Part of this memorialization will be to demonstrate, in solid forms of bronze, copper, brass, and other like materials, a public recognition that these experiences do happen, are commonplace, and can be painful. The very publicity they engender has a powerful effect. Again, recent discussions of loneliness have examined the stigma attached to loneliness. Indeed, chronic loneliness is often the result of people being unable to breach this stigma and finding themselves more and more cut off from any kind of nourishing human contact. Part of reducing that stigma is to create a conversation around loneliness. I submit that part of that conversation should not be just around being more accepting of the experiences of loneliness and more willing to reach out to those we suspect of being lonely but of recognizing that the causes of that loneliness are systemic and are the result of certain interests being served over others. Neither Platform Pieces nor Old Man and the Gulls is political in this way. Nevertheless, they point to an approach that is at least attending to an everyday urban texture, that in being politicized could help articulate a vision of the injustices that are deeply imbricated with that texture.

7. Conclusion

There is only so much that can be done through art, in any of its forms, to combat loneliness. The epidemic proportions of contemporary loneliness demand systematic responses, drawing on all manner of interventions, economic, cultural, architectural, political and so on. Nevertheless, since cities must have some form or another, it is important to recognize the opportunities such forms provide or fail to provide, for purposive interventions on this (and any other) issue.

In addition, where commerce currently dominates so much of our eye line, when our attention is drawn not to each other so much as it is to the marketplace, we cannot but occlude from view other possible uses of space, other modes of communication, and the articulation of other sentiments and experiences. Advertising is not in the business of describing needs to which it can offer no solution. The togetherness Coca-Cola helps to facilitate between beautiful people means, or should mean, very little to those in the streets below. The basic human demands of seriousness should guide us away from using public pronouncements in this simplistic fashion. Allowing responses to and reflections of loneliness to shape the look and feel of our shared spaces, using memorialization in the way I have sketched, could be one way in which that seriousness can be recaptured in our shared urban environments.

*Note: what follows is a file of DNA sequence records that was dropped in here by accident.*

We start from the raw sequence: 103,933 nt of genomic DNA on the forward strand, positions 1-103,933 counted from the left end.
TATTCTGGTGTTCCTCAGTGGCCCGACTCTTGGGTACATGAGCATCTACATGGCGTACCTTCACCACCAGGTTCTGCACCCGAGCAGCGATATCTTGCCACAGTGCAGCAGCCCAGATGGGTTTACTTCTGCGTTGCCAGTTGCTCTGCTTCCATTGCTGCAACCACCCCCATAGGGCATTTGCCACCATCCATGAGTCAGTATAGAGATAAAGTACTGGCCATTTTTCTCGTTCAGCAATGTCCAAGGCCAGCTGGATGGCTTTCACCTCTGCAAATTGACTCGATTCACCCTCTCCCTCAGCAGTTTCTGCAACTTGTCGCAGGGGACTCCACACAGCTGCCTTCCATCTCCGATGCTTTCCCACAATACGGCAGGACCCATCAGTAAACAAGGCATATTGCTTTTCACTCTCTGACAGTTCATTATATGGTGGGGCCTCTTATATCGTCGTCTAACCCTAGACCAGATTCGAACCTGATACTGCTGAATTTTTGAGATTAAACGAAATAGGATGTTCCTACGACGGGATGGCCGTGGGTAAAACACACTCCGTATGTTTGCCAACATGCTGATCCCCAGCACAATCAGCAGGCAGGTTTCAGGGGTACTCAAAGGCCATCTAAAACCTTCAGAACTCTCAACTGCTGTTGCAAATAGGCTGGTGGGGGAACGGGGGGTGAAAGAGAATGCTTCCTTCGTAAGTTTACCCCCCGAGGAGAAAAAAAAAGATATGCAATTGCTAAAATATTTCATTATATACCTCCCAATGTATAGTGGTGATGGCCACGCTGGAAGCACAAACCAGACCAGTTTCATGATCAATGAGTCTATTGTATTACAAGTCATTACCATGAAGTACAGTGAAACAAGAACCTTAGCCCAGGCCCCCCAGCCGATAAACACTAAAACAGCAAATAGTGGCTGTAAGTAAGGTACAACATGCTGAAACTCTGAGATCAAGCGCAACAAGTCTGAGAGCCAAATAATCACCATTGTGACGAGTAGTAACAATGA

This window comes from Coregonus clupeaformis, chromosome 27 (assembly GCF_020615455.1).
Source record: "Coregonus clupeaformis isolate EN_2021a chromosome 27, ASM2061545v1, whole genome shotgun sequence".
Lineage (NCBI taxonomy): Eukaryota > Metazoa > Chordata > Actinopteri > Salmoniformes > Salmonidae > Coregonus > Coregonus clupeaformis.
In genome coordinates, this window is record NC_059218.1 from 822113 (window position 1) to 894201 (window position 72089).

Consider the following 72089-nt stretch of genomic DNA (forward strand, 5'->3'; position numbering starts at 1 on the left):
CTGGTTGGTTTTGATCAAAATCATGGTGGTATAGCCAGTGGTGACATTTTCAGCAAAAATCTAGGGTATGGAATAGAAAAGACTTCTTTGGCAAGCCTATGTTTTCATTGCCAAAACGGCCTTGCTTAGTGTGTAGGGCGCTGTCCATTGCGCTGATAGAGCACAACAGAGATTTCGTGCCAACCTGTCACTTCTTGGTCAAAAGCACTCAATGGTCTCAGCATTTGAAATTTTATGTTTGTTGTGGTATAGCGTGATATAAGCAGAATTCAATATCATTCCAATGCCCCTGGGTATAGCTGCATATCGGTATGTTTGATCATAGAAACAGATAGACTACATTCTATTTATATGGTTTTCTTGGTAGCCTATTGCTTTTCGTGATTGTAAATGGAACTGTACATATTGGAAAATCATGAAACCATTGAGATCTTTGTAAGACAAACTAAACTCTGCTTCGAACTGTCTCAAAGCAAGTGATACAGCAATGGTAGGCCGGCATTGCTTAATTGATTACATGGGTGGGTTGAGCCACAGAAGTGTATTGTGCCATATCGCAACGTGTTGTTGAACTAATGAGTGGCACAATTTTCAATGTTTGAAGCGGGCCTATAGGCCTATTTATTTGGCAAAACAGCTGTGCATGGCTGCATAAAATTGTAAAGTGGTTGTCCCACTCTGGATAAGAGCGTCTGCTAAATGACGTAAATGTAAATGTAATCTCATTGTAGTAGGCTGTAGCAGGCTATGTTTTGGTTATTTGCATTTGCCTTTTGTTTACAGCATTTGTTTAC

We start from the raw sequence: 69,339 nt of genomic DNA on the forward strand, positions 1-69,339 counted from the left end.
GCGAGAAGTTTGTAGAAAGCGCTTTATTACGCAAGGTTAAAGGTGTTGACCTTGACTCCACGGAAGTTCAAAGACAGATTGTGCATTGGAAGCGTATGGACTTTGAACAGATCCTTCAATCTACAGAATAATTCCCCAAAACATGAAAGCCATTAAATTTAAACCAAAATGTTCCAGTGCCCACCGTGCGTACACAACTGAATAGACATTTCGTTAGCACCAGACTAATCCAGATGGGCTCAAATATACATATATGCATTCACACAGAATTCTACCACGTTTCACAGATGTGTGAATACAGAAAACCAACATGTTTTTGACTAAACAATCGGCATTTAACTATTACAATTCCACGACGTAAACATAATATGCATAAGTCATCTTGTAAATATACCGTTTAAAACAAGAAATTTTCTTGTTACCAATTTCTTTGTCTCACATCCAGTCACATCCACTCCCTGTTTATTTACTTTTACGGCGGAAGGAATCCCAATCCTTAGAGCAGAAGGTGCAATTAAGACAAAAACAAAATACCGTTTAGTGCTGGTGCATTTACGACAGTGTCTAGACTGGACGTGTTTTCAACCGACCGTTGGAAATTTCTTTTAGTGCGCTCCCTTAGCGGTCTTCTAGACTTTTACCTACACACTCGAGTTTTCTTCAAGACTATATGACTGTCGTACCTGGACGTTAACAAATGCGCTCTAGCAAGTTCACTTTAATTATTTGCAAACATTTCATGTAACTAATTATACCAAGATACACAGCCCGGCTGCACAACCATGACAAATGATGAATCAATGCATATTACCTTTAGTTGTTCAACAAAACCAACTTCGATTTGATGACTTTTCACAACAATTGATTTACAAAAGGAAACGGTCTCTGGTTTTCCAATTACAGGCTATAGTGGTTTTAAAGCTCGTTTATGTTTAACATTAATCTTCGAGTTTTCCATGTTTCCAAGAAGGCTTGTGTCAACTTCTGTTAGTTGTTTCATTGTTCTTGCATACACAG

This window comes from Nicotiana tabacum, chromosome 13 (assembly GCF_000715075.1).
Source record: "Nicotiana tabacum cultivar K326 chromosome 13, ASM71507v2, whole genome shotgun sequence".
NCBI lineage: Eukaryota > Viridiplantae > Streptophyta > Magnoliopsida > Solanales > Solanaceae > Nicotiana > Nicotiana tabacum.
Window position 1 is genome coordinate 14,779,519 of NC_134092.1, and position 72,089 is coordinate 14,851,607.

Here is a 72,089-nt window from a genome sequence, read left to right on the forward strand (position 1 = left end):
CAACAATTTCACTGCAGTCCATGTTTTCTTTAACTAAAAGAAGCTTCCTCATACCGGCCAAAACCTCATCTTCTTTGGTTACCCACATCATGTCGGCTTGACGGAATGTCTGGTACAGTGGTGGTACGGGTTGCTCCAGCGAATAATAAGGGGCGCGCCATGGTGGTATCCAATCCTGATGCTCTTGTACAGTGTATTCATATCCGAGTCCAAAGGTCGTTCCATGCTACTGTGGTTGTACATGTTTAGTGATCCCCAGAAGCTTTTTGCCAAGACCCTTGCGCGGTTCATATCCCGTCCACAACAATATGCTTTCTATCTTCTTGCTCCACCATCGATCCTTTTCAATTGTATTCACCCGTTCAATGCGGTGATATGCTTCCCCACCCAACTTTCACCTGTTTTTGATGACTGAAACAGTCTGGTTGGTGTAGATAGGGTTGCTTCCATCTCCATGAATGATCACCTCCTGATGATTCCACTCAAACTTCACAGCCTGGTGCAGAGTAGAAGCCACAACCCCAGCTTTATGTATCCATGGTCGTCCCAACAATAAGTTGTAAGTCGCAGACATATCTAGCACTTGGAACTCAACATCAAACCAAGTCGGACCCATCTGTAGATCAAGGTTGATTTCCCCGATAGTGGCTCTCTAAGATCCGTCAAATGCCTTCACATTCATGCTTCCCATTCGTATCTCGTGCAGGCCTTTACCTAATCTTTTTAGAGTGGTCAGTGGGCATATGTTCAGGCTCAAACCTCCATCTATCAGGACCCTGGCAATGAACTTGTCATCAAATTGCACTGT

David Jenkins

David Jenkins is a political theorist based at the University of Otago, New Zealand. He has published work on Chinese cinema, the novels of Jose Saramago, and the essays of James Baldwin. He is currently working on a project about the Communist Party of India (Marxist) in Kerala.

Published July 16, 2020.

Cite this article: David Jenkins, “Lonliness, Art and the City,” Contemporary Aesthetics, Special Volume 8 (2020) Urban Aesthetics, accessed date.



[1] John Cacioppo & William Patrick, Loneliness (London: Norton, 2008), p. 5.

[2] Lynda Flowers et al., “Medicare Spends More on Socially Isolated Older Adults,” American Association of Retired Persons (November, 2017), 1-15.

[3] Rachel Hosie, “Loneliness in the UK costs £6,000 per person, claims study,” The Independent (Friday 22 September, 2017). Available at: https://www.independent.co.uk/life-style/loneliness-uk-cost-6000-per-person-study-lse-elderly-old-age-a7961146.html. Accessed May 2020.

[4] Friedrich Nietzsche, “Schopenhauer as Teacher,” Untimely Meditations (Cambridge: Cambridge University Press, 1997),  p. 139.

[5] Cacioppo, Loneliness, p p. 63–64.

[6] Roy. F. Baumeister & Mark Leary, “The Need to Belong: Desire for Interpersonal Attachments as a Fundamental Human Motivation,” Psychological Bulletin 117, 2 (1995), 498.

[7] E.M. Forster, Howard’s End (Philadelphia: Pennsylvania State University, 2007),  p. 198.

[8] Georg Simmel, “The Metropolis and Mental Life,” in The Sociology of George Simmel (Glencoe, Illinois: The Free Press: 1950 [1903]), 409–424.

[9] Elif Batuman, “Japan’s Rent-a-Family Industry,” The New Yorker (April 23, 2018), https://www.newyorker.com/magazine/2018/04/30/japans-rent-a-family-industry. Accessed May 2020.

[10] HM Government, “A Connected Society,” Department for Digital, Culture, Media and Sport. (October 2018),  p. 27.

[11] Ibid. ch 3.

[12] Kelly, Jane-Frances, “Social Cities,” Grattan Institute Report 2012–4, (March 2012),  p. 49.